Study Shows First Link Between Speech Delays and Temper Tantrums

temper tantrum

Northwestern U. research confirms long-held suspicions

Experts have believed for some time that toddler speech delays and temper tantrums are closely associated, but no large-scale research had successfully backed up that assumption with data. 

That’s all about to change following a new, 2,000-participant study from Northwestern University found that toddlers with fewer spoken words have more frequent and severe temper tantrums than their peers with typical language skills. 

It is the first study to link toddlers’ delayed vocabulary with severe temper tantrums, including children as young as 12 months old, which is much younger than many clinicians typically believe problematic behavior can be identified. 

“We totally expect toddlers to have temper tantrums if they’re tired or frustrated, and most parents know a tantrum when they see it,” said co-principal investigator Elizabeth Norton, an assistant professor in the department of communication sciences and disorders at Northwestern University in Evanston, IL. “But not many parents know that certain kinds of frequent or severe tantrums can indicate risk for later mental health problems, such as anxiety, depression, ADHD, and behavior problems.”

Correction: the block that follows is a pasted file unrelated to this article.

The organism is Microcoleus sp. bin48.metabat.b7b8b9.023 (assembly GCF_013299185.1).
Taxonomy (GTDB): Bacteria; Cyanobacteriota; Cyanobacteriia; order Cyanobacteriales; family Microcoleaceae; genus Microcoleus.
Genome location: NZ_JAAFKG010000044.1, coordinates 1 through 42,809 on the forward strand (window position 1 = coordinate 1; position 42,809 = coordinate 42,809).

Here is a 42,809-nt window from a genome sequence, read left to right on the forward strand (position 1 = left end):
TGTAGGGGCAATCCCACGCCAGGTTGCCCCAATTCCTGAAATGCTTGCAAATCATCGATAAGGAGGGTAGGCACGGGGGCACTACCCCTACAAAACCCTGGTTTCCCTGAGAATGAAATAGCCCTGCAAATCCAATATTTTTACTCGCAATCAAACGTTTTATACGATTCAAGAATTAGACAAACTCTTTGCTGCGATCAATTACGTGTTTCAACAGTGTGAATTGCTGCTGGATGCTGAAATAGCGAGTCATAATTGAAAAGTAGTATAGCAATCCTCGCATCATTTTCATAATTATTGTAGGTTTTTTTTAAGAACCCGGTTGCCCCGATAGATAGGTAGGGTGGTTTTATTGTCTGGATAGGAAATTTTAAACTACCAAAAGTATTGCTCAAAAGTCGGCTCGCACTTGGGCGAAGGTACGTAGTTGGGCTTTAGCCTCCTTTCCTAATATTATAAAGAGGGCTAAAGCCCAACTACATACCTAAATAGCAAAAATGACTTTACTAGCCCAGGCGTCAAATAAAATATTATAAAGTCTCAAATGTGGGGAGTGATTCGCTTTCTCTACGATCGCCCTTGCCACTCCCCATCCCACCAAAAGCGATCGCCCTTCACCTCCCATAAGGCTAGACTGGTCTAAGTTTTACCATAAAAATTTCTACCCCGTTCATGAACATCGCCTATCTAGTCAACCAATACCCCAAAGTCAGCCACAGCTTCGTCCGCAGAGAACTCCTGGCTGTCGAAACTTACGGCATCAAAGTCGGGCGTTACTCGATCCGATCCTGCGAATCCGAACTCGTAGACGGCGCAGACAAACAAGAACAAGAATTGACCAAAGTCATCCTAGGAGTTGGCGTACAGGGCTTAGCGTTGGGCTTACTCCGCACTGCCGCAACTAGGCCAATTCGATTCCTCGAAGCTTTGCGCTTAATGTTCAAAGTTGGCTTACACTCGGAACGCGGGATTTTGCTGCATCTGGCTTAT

Similarly, both irritability and language delays are risk factors for later language and learning disorders, Norton said. About 40 percent of delayed talkers will go on to have persistent language problems that can affect their academic performance, Norton said. This is why assessing both language and mental health risk in tandem may accelerate earlier identification and intervention for early childhood disorders because children with this “double whammy” are likely to be higher risk. 

“We knew from many other studies in older children that language problems and mental health problems occur together more frequently than would be expected, but we didn’t know how early this relationship began,” said Norton, who also serves as director of the Language, Education and Reading Neuroscience Lab and a leader in the Institute for Innovations in Developmental Sciences (DevSci) at Northwestern.

SOURCE: University Herald

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